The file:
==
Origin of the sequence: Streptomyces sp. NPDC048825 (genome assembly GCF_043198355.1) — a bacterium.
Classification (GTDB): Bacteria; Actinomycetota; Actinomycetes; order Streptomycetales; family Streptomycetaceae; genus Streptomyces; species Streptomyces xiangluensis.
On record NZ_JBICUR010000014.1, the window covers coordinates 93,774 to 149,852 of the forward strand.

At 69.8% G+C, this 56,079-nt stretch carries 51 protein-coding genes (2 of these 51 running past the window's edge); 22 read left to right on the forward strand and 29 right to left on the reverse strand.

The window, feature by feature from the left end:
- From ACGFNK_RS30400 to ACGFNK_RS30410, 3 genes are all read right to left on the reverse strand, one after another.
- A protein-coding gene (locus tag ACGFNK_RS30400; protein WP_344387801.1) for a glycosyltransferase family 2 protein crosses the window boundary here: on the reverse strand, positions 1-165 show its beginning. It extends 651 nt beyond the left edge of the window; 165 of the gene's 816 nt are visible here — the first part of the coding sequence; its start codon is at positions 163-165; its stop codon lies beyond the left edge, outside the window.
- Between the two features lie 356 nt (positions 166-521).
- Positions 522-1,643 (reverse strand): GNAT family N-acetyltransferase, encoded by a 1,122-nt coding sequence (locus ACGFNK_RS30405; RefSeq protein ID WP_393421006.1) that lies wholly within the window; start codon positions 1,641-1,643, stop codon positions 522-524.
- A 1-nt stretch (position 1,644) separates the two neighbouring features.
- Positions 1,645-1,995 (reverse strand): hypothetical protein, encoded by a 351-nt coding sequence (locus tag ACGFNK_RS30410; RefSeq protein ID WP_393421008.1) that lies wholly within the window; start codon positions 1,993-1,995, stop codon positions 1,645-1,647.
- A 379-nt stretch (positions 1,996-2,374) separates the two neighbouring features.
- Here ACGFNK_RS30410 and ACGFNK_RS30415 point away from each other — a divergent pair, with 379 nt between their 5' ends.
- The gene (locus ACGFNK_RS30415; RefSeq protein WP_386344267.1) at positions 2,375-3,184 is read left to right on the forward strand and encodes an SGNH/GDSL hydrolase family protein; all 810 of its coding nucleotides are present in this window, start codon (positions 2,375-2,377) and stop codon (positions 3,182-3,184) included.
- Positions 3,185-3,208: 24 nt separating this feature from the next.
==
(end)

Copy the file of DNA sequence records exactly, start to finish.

Origin of the sequence: Streptomyces sp. NPDC048825 (genome assembly GCF_043198355.1) — a bacterium.
Classification (GTDB): Bacteria; Actinomycetota; Actinomycetes; order Streptomycetales; family Streptomycetaceae; genus Streptomyces; species Streptomyces xiangluensis.
On record NZ_JBICUR010000014.1, the window covers coordinates 93,774 to 149,852 of the forward strand.

At 69.8% G+C, this 56,079-nt stretch carries 51 protein-coding genes (2 of these 51 running past the window's edge); 22 read left to right on the forward strand and 29 right to left on the reverse strand.

The window, feature by feature from the left end:
- From ACGFNK_RS30400 to ACGFNK_RS30410, 3 genes are all read right to left on the reverse strand, one after another.
- A protein-coding gene (locus tag ACGFNK_RS30400; protein WP_344387801.1) for a glycosyltransferase family 2 protein crosses the window boundary here: on the reverse strand, positions 1-165 show its beginning. It extends 651 nt beyond the left edge of the window; 165 of the gene's 816 nt are visible here — the first part of the coding sequence; its start codon is at positions 163-165; its stop codon lies beyond the left edge, outside the window.
- Between the two features lie 356 nt (positions 166-521).
- Positions 522-1,643 (reverse strand): GNAT family N-acetyltransferase, encoded by a 1,122-nt coding sequence (locus ACGFNK_RS30405; RefSeq protein ID WP_393421006.1) that lies wholly within the window; start codon positions 1,641-1,643, stop codon positions 522-524.
- A 1-nt stretch (position 1,644) separates the two neighbouring features.
- Positions 1,645-1,995 (reverse strand): hypothetical protein, encoded by a 351-nt coding sequence (locus tag ACGFNK_RS30410; RefSeq protein ID WP_393421008.1) that lies wholly within the window; start codon positions 1,993-1,995, stop codon positions 1,645-1,647.
- A 379-nt stretch (positions 1,996-2,374) separates the two neighbouring features.
- Here ACGFNK_RS30410 and ACGFNK_RS30415 point away from each other — a divergent pair, with 379 nt between their 5' ends.
- The gene (locus ACGFNK_RS30415; RefSeq protein WP_386344267.1) at positions 2,375-3,184 is read left to right on the forward strand and encodes an SGNH/GDSL hydrolase family protein; all 810 of its coding nucleotides are present in this window, start codon (positions 2,375-2,377) and stop codon (positions 3,182-3,184) included.
- Positions 3,185-3,208: 24 nt separating this feature from the next.